OLYMPIA — A few big names in Washington politics are lining up against Tim Eyman’s latest initiative on initiatives, including some who backed his previous ballot ideas on tax control and audits.
Former state Attorney General Rob McKenna, a Republican, and former auditor Brian Sonntag, a conservative Democrat, both helped write the voter pamphlet statements against Eyman’s Initiative 517. The measure proposes to expand the right of initiative signature-gatherers by creating a 25-foot harassment-free zone around them.
I-517 also gives initiative sponsors up to six extra months to collect signatures and qualify their measure for the ballot. And it bars any action to keep a local government initiative from the ballot if sponsors have proper signatures.
The No on I-517 coalition includes Republican ex-secretaries of state Sam Reed and Ralph Munro, Northwest Progressive Institute’s Andrew Villeneuve, and business interests. They all say I-517 infringes on private property rights by limiting a business owner’s ability to control petition-signature activities in front of a store.
“I have supported him in the past. He stepped over the line. This initiative to us is all about his attempt at taking over private-property rights of retail stores,” said No on I-517 campaign leader Jan Gee, a veteran Olympia lobbyist with the Washington Food Industry Association. “He really has tipped the balance. In our opinion, it’s unconstitutional.”
In a sign the times might really be changing for Eyman, the normally talkative initiative promoter refused to talk about I-517 last week — or address the lack of cash the Yes on 517 campaign has generated.
Eyman said he no longer is working on the campaign because he’s so busy working on a new project to change the state constitution’s requirements for tax increases that he lacks time for anything else.
Two others — Mark Baerwaldt, who said he previously fought for Puget Sound-area initiatives on stadiums and car-tab taxes, and Eddie Agazarm, who has run a signature-gathering outfit often employed by Eyman’s initiative campaigns — are running the show on I-517.
Baerwaldt declined to say exactly how the campaign will be waged without Eyman or what kind of fundraising is planned. But Baerwaldt described himself as a fierce campaigner who prefers “fact-based” tactics, and he disputed opponents’ claims that I-517 infringes on property rights.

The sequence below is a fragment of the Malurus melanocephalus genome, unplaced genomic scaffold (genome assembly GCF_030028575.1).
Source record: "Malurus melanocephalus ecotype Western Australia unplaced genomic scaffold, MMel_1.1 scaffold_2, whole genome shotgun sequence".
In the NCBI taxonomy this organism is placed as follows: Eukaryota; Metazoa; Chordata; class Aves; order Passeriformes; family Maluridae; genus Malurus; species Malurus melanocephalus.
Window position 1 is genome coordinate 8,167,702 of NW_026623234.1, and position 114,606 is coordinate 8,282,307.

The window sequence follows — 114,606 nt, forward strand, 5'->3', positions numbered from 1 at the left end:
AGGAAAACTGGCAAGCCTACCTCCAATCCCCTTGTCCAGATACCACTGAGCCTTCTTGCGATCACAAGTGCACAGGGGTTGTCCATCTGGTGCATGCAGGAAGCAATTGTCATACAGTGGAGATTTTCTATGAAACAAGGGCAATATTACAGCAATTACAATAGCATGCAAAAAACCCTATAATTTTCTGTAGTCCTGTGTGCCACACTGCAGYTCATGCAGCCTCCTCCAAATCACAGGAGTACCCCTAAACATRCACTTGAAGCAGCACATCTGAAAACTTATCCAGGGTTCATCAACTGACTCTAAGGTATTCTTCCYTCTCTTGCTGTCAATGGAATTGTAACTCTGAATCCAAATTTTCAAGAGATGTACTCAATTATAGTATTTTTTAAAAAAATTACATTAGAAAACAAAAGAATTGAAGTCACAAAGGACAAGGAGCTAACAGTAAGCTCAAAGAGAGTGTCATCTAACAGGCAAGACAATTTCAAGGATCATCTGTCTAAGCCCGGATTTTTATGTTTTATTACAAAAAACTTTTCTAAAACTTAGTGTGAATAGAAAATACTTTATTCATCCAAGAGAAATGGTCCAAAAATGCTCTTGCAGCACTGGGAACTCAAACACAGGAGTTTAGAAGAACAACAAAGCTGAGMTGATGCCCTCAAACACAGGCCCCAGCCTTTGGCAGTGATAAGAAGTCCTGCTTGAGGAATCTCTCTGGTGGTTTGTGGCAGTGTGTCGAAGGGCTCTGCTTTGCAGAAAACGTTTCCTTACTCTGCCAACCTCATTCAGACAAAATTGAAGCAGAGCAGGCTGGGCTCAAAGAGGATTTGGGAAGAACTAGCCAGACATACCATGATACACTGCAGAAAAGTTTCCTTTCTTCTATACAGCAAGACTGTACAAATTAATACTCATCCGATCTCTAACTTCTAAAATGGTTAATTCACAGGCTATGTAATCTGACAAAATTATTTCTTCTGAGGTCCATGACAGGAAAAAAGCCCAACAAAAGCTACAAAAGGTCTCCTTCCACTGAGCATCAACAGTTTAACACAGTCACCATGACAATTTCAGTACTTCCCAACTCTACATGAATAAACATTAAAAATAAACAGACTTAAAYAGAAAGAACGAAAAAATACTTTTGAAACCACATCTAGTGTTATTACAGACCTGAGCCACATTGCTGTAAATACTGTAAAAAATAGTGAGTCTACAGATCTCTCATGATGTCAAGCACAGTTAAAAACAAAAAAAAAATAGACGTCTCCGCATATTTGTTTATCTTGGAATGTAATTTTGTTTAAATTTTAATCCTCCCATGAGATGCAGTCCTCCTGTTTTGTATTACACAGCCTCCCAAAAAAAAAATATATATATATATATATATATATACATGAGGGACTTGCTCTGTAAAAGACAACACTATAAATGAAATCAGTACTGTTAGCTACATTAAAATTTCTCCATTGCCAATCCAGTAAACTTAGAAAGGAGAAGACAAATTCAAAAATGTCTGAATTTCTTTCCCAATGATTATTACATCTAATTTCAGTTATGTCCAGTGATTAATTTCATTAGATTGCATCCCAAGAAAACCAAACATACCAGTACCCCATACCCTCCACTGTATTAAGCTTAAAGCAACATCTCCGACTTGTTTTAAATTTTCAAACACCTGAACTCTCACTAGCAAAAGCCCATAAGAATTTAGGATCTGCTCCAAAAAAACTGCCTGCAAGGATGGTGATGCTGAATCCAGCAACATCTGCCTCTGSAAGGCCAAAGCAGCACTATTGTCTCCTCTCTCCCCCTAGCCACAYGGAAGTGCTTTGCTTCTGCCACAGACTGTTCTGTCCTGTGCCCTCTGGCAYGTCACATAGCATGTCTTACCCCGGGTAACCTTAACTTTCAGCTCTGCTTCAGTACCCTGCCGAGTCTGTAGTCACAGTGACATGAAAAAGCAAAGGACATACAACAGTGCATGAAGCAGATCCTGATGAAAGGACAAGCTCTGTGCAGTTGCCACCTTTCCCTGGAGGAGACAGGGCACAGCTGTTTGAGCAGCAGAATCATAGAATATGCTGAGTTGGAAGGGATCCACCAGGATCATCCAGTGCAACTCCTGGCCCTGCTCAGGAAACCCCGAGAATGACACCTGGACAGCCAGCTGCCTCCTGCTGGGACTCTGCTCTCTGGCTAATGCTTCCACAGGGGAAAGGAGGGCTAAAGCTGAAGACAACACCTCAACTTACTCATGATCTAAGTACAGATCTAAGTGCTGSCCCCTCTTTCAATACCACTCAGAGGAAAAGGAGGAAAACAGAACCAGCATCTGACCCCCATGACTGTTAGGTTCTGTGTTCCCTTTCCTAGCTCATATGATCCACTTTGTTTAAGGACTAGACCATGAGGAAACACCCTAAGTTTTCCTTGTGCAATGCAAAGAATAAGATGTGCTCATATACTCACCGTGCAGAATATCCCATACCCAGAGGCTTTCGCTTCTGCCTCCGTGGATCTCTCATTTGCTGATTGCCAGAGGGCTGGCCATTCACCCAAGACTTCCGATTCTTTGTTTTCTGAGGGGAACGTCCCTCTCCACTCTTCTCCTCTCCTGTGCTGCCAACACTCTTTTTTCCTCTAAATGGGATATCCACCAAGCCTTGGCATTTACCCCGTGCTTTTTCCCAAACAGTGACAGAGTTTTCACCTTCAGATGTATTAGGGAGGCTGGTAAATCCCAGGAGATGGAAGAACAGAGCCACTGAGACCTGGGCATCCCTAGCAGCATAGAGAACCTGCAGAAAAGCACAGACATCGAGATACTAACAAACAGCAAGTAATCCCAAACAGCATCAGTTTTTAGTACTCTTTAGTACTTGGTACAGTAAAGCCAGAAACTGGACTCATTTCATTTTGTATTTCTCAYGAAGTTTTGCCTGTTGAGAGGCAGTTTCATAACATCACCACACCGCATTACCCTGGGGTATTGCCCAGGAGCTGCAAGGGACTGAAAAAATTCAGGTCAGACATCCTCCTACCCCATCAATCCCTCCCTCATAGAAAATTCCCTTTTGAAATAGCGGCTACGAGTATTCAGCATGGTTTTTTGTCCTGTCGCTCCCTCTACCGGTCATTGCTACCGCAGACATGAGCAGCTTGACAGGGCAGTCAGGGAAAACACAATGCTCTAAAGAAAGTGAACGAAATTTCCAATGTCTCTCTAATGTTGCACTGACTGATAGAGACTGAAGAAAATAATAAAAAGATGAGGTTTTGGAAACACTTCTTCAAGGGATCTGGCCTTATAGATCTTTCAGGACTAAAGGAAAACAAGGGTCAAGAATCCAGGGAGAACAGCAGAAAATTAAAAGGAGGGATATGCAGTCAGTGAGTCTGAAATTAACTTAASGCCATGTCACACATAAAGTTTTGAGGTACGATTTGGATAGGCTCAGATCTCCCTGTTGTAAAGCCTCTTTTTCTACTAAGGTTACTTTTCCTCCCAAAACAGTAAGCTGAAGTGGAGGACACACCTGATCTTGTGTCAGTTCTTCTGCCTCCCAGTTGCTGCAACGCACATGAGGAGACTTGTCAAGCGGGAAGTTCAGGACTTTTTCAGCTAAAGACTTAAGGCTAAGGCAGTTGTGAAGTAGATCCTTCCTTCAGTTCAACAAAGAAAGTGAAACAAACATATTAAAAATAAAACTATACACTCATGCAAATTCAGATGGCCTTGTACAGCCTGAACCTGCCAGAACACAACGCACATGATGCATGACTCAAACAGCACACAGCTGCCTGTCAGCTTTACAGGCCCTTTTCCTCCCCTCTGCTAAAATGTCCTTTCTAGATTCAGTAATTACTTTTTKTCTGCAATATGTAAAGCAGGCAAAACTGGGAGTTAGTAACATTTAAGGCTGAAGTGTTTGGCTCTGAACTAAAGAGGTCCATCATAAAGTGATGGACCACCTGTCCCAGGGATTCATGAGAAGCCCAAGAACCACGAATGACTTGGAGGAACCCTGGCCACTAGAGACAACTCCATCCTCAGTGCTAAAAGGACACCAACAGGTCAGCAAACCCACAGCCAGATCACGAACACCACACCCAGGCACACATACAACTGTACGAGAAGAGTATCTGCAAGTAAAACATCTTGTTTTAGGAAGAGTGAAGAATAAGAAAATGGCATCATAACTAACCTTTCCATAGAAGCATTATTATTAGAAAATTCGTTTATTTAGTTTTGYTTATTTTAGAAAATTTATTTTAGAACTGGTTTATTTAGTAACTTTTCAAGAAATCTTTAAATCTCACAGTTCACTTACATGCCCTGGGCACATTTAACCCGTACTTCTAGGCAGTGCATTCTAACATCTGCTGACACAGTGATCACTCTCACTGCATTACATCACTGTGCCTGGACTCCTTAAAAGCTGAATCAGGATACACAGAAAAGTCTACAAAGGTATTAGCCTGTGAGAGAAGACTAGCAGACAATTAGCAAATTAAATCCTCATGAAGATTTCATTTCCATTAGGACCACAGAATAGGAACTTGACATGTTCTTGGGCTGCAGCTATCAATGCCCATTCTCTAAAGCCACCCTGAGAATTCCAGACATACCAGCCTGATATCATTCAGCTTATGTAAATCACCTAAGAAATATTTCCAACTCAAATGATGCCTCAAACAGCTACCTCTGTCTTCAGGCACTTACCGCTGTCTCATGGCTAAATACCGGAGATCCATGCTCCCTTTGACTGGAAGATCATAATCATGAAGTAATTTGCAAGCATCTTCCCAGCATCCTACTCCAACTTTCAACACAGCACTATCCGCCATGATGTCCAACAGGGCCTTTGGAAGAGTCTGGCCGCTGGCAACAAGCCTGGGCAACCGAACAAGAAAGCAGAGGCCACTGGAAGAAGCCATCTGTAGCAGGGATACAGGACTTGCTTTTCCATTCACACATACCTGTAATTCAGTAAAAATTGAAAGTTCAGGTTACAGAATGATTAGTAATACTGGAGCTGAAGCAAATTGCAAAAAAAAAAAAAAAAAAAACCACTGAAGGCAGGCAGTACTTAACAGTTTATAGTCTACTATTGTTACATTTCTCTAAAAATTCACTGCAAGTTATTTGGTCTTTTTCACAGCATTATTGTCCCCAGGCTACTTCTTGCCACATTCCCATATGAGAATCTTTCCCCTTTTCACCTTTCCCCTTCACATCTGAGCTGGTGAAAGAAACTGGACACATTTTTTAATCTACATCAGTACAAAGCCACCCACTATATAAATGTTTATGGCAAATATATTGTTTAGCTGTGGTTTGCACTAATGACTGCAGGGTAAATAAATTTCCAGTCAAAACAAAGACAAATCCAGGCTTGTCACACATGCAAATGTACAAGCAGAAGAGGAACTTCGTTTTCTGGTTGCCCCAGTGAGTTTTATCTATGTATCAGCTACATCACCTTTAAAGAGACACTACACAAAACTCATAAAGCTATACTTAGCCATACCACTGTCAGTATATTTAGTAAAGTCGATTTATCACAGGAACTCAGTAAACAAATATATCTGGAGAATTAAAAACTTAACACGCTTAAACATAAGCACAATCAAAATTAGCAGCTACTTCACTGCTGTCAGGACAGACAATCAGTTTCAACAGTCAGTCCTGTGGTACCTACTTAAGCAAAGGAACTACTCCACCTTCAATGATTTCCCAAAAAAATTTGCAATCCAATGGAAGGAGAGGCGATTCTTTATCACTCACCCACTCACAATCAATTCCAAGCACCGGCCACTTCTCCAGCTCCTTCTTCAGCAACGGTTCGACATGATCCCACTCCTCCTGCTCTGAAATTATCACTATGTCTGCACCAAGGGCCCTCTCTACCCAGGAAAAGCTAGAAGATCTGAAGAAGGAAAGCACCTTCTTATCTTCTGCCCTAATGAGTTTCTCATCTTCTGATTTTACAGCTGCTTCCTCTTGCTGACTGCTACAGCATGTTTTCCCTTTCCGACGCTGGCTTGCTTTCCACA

Rather, Baerwaldt said, “there are some very important technical common-sense repairs that need to be made to the initiative process, and I-517 does that perfectly.”
I-517 would treat all initiatives the same. Under current law, he said local initiatives can be excluded from the ballot — even if they qualified with enough signatures. That is different from state initiatives, which are presumed to go onto the ballot if enough signatures are gathered. The state Supreme Court has refused to bar state measures from the ballot even where constitutional questions were raised.
I-517 also provides an extra six months for signature gathering on statewide measures and protects signature gatherers from harassment by “decline to sign” campaigns. The Yes on 517 campaign says campaign workers are sometimes bullied as they try to get signatures.
Baerwaldt said both sides would benefit from the 25-foot protective bubble around signature gatherers and a threat of criminal penalties for interfering with petitioners. “Everybody will be more respectful because they have to be,” he said.
Opponents disagree, saying that I-517 will make it harder for merchants to deal with unruly petitioners who harass customers, and they say that is a bigger problem than harassment of petitioners. The property-rights issue is a top concern cited by Gee, Munro, Sonntag and Reed.
“I think initiatives take a real delicate balance to figure out exactly what the right formula is. What Mr. Eyman is proposing I think tips the balance in his favor or in the favor of people who just make a living at this. I don’t agree with that. I always saw this as a citizen’s right, and it needs to be respected,” said Munro, who served five terms as secretary of state overseeing state elections.